“We’re now in a situation where we’re implicitly assuming that we’ll need large-scale CO2 removal, but we really haven’t put the time and money into actually finding out whether we can do it or not”, says Jeffrey McGee, director of the Australian Forum for Climate Intervention Governance at the University of Tasmania, Hobart. “The gap between expectations and knowledge, I think, is getting wider and wider by the day.”
Globally, just a few marine geoengineering projects are ready for field trials. Ocean artUp, being led by Ulf Riebesell, is testing the idea that artificial ocean upwelling – using vertical pumps – can enrich the ocean’s nutrient-poor subtropical gyres, boosting fish production and CO2 uptake. Riebesell’s team is currently testing various pump designs in waters off the north Atlantic island of Gran Canaria.
Ice911, an initiative started by Leslie Ann-Field, a lecturer at Stanford University in California, aims to prove that it’s possible to use technology to restore Arctic ice. Field’s method involves scattering tiny glass silica beads on the surface of thin, young Arctic sea ice as a way of boosting its reflectivity by 50 per cent.
Field’s team was due to test the method on a small scale at Utqiagvik, Alaska this summer but plans have been scaled back owing to Covid. Follow-on plans to test the method in the Arctic at a larger scale will need additional funding.
Meanwhile, the Marine Cloud Brightening Research Program, a collaboration between the University of Washington, the Pacific Northwest National Laboratory, and a team of retired engineers in Silicon Valley, has emerged as the sole significant US effort in marine geoengineering.
With limited funding, the team has designed a bespoke nozzle that can generate three trillion particles of tiny salt particles per second from filtered sea water. The next step, developing this into a system of 400-500 nozzles that can be tested in the field, will need roughly $4-5 million, which the research team is currently raising.
The consequences of deploying any of these technologies at scale is unknown. Already, the ocean has soaked up one third of the roughly 40 billion tonnes of CO2 that we emit annually, as well as 93 per cent of the extra heat from climate change. While this has tempered climate change on land, it has caused the ocean to warm rapidly and become more acidic. Conservationists worry that marine geoengineering could harm marine life, or the health of the ocean.
“Geoengineering is not only complex and unknown, but it has huge potential impact,” says Torsten Thiele, founder of the Global Ocean Trust, a non-profit that focuses on marine conservation, technology and governance. “I’m very sceptical on letting people try things out until we’ve sorted out the other steps and processes.
Let’s first figure out the framework, let’s figure out the ethics standards, let’s figure out what happens in the lab. We could create a long list of things that would allow natural scientists to improve knowledge without actually trying these things out in nature.”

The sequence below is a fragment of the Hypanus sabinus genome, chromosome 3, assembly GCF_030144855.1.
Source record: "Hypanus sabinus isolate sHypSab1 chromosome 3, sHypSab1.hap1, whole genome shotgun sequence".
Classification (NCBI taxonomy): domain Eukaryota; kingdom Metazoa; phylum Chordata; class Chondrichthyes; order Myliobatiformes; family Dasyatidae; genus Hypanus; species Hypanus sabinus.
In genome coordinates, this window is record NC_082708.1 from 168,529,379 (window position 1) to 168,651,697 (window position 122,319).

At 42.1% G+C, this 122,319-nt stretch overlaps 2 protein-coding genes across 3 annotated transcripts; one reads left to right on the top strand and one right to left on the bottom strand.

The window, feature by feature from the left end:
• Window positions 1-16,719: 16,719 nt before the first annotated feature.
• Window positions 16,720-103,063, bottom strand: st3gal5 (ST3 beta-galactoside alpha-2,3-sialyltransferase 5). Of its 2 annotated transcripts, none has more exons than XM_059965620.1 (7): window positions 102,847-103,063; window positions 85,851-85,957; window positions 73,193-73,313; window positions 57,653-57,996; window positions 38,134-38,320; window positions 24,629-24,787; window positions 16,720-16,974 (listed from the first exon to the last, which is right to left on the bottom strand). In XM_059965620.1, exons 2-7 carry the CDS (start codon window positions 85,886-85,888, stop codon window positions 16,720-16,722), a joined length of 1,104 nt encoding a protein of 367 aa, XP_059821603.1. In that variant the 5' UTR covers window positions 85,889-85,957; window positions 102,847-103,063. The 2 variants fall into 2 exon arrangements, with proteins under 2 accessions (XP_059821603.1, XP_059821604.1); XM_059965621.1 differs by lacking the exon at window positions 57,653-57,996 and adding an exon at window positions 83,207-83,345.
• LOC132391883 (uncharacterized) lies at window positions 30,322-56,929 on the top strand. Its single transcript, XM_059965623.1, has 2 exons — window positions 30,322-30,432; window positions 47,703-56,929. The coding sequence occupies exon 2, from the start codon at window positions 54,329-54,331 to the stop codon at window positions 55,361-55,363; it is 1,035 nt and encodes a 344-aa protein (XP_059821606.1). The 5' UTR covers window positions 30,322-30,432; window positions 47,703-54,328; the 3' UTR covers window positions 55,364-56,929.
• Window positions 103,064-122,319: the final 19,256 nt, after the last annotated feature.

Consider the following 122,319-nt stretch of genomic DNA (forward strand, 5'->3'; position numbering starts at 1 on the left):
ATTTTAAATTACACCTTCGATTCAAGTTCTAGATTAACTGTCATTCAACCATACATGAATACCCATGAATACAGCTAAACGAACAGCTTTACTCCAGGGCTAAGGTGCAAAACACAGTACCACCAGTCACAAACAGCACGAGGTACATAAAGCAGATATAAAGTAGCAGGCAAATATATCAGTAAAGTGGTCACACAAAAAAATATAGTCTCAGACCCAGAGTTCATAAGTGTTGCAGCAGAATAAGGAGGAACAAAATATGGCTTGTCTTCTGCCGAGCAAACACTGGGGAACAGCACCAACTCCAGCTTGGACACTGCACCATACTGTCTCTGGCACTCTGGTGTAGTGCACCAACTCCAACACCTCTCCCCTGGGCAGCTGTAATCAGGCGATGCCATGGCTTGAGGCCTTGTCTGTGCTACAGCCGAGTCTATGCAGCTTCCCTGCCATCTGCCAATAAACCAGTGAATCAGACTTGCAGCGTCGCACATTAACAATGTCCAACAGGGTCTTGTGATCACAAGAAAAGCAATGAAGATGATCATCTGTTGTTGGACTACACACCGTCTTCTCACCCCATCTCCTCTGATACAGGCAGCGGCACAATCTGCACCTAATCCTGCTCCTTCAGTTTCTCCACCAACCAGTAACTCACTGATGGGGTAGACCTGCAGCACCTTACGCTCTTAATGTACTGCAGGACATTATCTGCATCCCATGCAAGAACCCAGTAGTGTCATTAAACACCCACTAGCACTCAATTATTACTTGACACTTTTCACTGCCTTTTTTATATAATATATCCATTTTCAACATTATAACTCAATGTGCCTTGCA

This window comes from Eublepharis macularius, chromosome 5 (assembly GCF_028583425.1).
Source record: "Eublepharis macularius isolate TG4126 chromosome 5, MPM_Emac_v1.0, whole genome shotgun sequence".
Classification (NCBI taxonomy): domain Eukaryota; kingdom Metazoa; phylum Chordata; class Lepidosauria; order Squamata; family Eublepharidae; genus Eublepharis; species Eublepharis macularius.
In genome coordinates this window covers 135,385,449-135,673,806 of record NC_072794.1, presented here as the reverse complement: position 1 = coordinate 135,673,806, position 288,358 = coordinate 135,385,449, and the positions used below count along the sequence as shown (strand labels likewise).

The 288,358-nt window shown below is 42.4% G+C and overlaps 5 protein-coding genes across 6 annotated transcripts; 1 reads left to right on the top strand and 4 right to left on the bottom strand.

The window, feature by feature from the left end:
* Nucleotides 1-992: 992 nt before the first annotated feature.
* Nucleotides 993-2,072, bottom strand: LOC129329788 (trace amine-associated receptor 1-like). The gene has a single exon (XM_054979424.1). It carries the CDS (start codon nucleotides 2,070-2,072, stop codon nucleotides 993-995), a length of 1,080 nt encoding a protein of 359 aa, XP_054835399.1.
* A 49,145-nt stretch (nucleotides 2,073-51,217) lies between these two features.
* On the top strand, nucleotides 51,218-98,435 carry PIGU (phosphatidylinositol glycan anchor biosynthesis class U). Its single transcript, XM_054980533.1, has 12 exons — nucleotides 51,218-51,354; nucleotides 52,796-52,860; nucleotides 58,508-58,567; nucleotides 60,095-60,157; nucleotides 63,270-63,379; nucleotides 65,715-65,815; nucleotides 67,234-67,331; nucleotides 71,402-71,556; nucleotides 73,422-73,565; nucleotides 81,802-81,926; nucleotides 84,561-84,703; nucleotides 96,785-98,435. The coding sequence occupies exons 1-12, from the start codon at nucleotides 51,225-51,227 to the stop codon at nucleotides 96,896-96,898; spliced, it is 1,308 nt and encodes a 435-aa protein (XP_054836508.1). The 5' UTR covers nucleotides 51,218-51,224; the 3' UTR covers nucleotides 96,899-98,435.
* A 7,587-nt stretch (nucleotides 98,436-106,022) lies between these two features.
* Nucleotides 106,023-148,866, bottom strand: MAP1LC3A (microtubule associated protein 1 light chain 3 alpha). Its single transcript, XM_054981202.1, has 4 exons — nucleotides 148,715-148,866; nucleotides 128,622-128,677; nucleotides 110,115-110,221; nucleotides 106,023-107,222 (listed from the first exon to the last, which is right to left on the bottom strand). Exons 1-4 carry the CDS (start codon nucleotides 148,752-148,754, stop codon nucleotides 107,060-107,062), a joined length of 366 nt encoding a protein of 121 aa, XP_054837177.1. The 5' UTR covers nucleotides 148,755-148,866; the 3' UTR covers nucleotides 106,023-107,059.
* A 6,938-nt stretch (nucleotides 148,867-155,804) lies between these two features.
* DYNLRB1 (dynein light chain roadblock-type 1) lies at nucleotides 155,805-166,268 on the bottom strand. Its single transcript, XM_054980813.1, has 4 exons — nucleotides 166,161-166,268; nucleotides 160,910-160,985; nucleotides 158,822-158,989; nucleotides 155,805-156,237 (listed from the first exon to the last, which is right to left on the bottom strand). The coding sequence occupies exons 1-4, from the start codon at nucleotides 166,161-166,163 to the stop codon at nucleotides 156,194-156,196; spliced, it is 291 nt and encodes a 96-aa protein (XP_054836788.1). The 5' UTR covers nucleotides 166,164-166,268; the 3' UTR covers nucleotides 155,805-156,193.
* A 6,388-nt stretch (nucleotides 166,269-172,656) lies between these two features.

With field trials inching forward, attention is turning to how geoengineering research – and deployment, if it ever happens – should be governed. Right now, different laws could be applied to geoengineering on land and in the ocean, but none are comprehensive.
The IMO amendment on ocean iron fertilisation, for instance, just applies to a single method and then only if the iron is “dumped” at sea, rather than piped or injected, for instance. “What we have right now is a patchwork of rules” says Kerryn Brent, who researches international environmental law at the University of Adelaide, Australia.
One possibility for governing marine geoengineering is through a new law to protect marine life on the high seas, those waters that are beyond national governance. The law, which is currently being negotiated by the UN, will likely require any activity that takes place on the open ocean to first undertake an environmental impact assessment, a formal process to gauge potential damage to marine life.
While this would limit the possibility of harmful experimentation in the open ocean, some feel there is a need for more structured, high level governance of geoengineering. The problem right now, says Brent, is that no single organisation or body has a mandate to gauge the risk of harm caused by geoengineering against the risk of inaction.
“One of the big gaps in governance are rules that will enable decision-makers, countries and scientists to weigh up the risks of a specific research activity or deployment versus the risk of not doing it” says Brent. We just don’t have those kind of rules available”, she says.
“Part of the point of all the testing and modelling that we do is to establish the safety, the efficacy and the risks” says Leslie-Ann Field, founder of Ice911. “Our first principle is to do no harm, right? But there’s also just this vast risk of doing nothing,” she says.
According to non-profit Silver Lining, the UNFCCC, which oversees international climate policy talks, could have a role in evaluating both the merits and risks of geoengineering research. The question still remains as to whether one entity, and which, would have the authority to sanction or prevent the deployment of climate intervention.
The UN Security Council is one possibility, though with 15 member states, only five of which are permanent, gaining global consensus could be difficult. Meanwhile, scientists say they need regulations urgently for field research to forge ahead.
“We need to phase in these technologies in ten years from now. We already know that,” says Riebesell. That’s not much time to decide which of these options is useful. We shouldn’t wait another year. The science needs to start now.”